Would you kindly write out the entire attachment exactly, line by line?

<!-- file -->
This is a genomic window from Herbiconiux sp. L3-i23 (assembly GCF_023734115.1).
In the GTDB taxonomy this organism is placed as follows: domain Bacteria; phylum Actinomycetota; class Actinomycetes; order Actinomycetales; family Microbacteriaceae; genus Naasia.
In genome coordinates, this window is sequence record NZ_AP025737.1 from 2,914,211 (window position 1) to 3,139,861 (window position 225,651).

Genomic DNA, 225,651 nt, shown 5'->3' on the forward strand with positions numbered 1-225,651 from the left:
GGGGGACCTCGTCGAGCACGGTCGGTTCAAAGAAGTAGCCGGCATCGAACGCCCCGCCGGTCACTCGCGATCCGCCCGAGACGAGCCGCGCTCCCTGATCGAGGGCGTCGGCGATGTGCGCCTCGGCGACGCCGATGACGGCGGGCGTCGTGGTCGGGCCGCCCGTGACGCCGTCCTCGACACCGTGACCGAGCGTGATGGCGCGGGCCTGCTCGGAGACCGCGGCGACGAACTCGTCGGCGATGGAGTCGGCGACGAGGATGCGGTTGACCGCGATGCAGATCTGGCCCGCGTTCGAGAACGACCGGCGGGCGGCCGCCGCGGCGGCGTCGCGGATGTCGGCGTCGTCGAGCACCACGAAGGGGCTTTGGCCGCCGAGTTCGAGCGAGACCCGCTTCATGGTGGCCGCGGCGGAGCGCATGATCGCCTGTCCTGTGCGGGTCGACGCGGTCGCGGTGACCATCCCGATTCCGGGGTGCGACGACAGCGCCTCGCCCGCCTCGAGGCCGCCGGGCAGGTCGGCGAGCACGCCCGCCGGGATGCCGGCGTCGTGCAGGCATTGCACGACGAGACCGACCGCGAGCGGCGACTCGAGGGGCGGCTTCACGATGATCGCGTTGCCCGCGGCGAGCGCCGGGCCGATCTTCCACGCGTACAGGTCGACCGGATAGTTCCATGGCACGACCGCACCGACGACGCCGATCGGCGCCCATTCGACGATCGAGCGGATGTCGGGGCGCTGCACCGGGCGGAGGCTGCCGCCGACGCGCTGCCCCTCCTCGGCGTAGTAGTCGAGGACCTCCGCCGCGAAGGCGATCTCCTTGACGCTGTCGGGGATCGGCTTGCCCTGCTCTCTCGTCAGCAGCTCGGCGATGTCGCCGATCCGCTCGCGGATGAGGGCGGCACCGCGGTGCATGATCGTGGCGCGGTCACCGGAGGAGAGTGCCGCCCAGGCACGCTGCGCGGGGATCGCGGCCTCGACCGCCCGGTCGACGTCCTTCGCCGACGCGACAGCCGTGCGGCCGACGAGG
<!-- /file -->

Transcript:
This is a genomic window from Herbiconiux sp. L3-i23 (assembly GCF_023734115.1).
In the GTDB taxonomy this organism is placed as follows: domain Bacteria; phylum Actinomycetota; class Actinomycetes; order Actinomycetales; family Microbacteriaceae; genus Naasia.
In genome coordinates, this window is sequence record NZ_AP025737.1 from 2,914,211 (window position 1) to 3,139,861 (window position 225,651).

Genomic DNA, 225,651 nt, shown 5'->3' on the forward strand with positions numbered 1-225,651 from the left:
GGGGGACCTCGTCGAGCACGGTCGGTTCAAAGAAGTAGCCGGCATCGAACGCCCCGCCGGTCACTCGCGATCCGCCCGAGACGAGCCGCGCTCCCTGATCGAGGGCGTCGGCGATGTGCGCCTCGGCGACGCCGATGACGGCGGGCGTCGTGGTCGGGCCGCCCGTGACGCCGTCCTCGACACCGTGACCGAGCGTGATGGCGCGGGCCTGCTCGGAGACCGCGGCGACGAACTCGTCGGCGATGGAGTCGGCGACGAGGATGCGGTTGACCGCGATGCAGATCTGGCCCGCGTTCGAGAACGACCGGCGGGCGGCCGCCGCGGCGGCGTCGCGGATGTCGGCGTCGTCGAGCACCACGAAGGGGCTTTGGCCGCCGAGTTCGAGCGAGACCCGCTTCATGGTGGCCGCGGCGGAGCGCATGATCGCCTGTCCTGTGCGGGTCGACGCGGTCGCGGTGACCATCCCGATTCCGGGGTGCGACGACAGCGCCTCGCCCGCCTCGAGGCCGCCGGGCAGGTCGGCGAGCACGCCCGCCGGGATGCCGGCGTCGTGCAGGCATTGCACGACGAGACCGACCGCGAGCGGCGACTCGAGGGGCGGCTTCACGATGATCGCGTTGCCCGCGGCGAGCGCCGGGCCGATCTTCCACGCGTACAGGTCGACCGGATAGTTCCATGGCACGACCGCACCGACGACGCCGATCGGCGCCCATTCGACGATCGAGCGGATGTCGGGGCGCTGCACCGGGCGGAGGCTGCCGCCGACGCGCTGCCCCTCCTCGGCGTAGTAGTCGAGGACCTCCGCCGCGAAGGCGATCTCCTTGACGCTGTCGGGGATCGGCTTGCCCTGCTCTCTCGTCAGCAGCTCGGCGATGTCGCCGATCCGCTCGCGGATGAGGGCGGCACCGCGGTGCATGATCGTGGCGCGGTCACCGGAGGAGAGTGCCGCCCAGGCACGCTGCGCGGGGATCGCGGCCTCGACCGCCCGGTCGACGTCCTTCGCCGACGCGACAGCCGTGCGGCCGACGAGG